Cure for Hangovers

Context: M.Z. learned about this cure from his mother while growing up in the American Southwest.

M.Z. : Okay, so the first one would be my mother’s cure for hangovers she swore that the best thing for a hangover was to get a Coca-Cola from a soda fountain, it could not be in a can or a bottle Add to be out of a soda machine and that was the only thing along with Saltine crackers that would settle your stomach and help you cure a hangover.
P.Z. : Just drinking and eating those two things? Nothing else?
M.Z. : Yep, yep those were the two key ingredients. You could eat other stuff but that was you had to have the soda fountain Coca-Cola.

Thoughts: I’ve heard of a variety of hangover cures, and it seems that it is traditionally some sort of food or drink concoction. This meant that I wasn’t surprised by this cure, although I had never heard of this one specifically.

Battleshots

Background: The informant loves games of all sorts: board games, drinking games, card games. He thinks they are a great way to be social, be involved and do something active with friends, so people aren’t passively on their phones.

KD: Battleshots is a large scale drinking version of the classic game Battleship. When we played we converted a ping pong table and some bed sheets into a Battleship game board, so on each side of the ping pong table we made a grid exactly the same as the Battleship. And using 2x4s we made larger versions of the game pieces and drilled holes in them so you could drop a shot glass in each spot. So, the aircraft carrier had five shots on it. The destroyer had four shots. The little petrol boat had two shots. It’s exactly like the game but with alcohol. So, we put a thick bed sheet in between the two sides of the ping pong table so you couldn’t see your opponent’s side. You orient your table however you want. And, different from the board game, we created sea mines, or something, it’s, we had some name for the, but, on your ships you had shots with whiskey, or tequila, or your alcohol of choice; in these sea mines we’d put a reed solo cup with beer or seltzer or wine or something and during game play, it’s, B4 hit, alright B7 hit and then your fill out, you sunk my battleship, whatever, uh, but, every time the other person hit your boat you took the shot that was in the place and you drink. In the event they call out sea mine coordinates, or like C12, somebody standing by the table would take that red solo cup filled with beer, hand it over to the other side, and the person calling the shot would need to drink it. Gameplay cannot continue until that solo cup is finished. Some games we’d play with seven sea mines, some games we’d play with one sea mine. And each player had a grid on, er, a little piece of paper with a grid so they can track where they were calling and how they were hitting, bu, otherwise it was identical to the classic board game… with alcohol.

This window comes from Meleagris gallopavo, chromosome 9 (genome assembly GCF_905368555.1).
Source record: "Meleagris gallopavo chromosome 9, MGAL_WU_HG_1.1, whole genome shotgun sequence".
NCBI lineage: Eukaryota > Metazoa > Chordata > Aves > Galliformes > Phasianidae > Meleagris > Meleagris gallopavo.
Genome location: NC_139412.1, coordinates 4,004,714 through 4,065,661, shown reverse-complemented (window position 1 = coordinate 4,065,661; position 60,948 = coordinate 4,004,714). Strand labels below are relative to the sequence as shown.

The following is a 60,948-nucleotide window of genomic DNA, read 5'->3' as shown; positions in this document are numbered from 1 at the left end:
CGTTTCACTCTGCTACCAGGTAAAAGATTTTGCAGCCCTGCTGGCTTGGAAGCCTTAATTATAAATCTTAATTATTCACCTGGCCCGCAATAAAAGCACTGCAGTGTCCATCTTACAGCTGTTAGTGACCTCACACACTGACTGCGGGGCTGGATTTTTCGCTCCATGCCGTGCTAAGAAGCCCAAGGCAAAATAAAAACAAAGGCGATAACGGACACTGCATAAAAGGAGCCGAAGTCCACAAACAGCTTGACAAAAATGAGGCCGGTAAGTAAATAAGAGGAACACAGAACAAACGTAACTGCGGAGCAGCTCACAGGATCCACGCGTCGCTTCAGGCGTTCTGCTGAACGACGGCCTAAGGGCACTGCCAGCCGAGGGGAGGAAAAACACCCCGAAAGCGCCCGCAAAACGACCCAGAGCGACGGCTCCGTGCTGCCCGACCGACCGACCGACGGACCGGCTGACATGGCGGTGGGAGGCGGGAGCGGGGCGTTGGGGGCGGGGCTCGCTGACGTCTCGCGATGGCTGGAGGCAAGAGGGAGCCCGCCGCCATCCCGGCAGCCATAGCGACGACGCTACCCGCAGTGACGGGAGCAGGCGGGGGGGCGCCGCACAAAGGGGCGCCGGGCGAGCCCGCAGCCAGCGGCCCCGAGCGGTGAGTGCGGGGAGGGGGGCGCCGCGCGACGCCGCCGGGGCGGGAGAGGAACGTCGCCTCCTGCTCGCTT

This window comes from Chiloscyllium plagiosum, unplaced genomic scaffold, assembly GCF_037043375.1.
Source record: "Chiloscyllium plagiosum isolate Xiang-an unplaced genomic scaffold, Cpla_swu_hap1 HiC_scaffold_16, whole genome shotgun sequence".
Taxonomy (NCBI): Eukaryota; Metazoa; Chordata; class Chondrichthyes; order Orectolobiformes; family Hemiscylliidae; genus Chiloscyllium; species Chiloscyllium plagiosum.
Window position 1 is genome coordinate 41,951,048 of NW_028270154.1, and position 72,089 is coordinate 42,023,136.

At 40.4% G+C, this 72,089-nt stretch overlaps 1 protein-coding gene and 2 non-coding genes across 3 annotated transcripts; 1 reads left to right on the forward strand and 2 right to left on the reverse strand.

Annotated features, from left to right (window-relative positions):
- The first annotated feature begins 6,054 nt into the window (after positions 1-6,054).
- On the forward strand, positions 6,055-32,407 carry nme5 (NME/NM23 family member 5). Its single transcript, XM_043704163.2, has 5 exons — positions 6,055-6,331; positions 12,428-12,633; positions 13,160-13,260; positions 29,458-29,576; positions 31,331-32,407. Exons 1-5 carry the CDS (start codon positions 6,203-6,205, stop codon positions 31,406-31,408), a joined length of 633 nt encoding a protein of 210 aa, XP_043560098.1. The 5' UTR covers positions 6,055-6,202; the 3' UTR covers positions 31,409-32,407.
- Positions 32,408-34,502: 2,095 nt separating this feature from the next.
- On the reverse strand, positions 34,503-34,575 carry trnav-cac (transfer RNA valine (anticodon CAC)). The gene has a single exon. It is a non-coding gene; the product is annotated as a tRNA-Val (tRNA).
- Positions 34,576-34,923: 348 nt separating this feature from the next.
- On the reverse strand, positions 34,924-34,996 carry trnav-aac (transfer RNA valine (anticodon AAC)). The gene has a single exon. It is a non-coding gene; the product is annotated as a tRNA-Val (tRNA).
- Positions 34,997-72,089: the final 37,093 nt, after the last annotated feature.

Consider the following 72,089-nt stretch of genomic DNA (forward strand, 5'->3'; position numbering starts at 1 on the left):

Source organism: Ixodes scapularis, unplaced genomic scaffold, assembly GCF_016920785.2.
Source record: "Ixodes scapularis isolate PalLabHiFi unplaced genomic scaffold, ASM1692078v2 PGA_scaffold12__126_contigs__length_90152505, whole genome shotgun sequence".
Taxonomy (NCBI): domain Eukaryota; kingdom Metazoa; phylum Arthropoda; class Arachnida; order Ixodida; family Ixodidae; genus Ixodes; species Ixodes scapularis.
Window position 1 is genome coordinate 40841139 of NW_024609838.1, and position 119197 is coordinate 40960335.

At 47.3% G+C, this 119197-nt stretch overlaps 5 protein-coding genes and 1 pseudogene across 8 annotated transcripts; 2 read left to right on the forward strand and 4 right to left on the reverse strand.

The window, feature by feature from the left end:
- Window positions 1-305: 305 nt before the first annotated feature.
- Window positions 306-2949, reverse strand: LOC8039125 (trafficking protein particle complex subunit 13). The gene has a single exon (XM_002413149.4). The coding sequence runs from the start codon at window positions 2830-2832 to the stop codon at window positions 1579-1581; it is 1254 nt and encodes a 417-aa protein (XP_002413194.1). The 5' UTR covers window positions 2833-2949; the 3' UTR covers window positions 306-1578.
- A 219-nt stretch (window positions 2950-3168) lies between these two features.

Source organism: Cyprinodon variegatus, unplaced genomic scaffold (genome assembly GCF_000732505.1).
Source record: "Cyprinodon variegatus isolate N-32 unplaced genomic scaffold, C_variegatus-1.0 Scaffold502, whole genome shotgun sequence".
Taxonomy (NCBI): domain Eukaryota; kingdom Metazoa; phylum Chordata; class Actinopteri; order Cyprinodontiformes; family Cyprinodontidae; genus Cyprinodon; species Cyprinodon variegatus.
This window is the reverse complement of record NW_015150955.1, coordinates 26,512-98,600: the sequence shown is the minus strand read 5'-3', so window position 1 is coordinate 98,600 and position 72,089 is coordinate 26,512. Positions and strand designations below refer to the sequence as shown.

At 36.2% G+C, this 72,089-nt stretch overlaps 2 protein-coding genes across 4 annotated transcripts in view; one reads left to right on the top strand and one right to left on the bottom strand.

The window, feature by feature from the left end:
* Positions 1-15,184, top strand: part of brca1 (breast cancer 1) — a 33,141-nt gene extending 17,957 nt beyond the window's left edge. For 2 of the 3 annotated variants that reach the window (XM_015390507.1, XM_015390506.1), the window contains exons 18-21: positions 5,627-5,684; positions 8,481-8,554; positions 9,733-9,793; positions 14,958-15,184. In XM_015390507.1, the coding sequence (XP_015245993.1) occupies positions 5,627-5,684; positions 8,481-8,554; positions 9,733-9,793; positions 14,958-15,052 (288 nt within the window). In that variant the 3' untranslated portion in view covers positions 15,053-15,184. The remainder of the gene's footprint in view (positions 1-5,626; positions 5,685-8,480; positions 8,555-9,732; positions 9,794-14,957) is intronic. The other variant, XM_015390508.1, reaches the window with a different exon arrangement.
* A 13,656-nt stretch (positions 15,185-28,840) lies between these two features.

Me: Do you think other people play this?

KD: Oh, yeah. It’s now on Pinterest but we were playing this a long time ago. It’s kinda like large Jenga; now it’s everywhere but we don’t know if wee invented it we just didn’t see it anywhere else

Context of the performance: This was told to me during an in person conversation.

Thoughts: It’s interesting that the informant and his friends though they were the first to come up with it. I had never heard of it so when they explained that now it’s all over Pinterest and has become popular, we can see that it exists in multiplicity. The concept itself is intriguing since it takes an existing game and transforms it into a drinking game. Their invention of a sea mine sounds similar to certain other drinking games, like Rage Cage, that have an exception cup that is completely full to a different gameplay otherwise in the form of shots are slightly filled cups. The red solo cup itself is so closely tied to drinking games that its use here makes a lot of sense.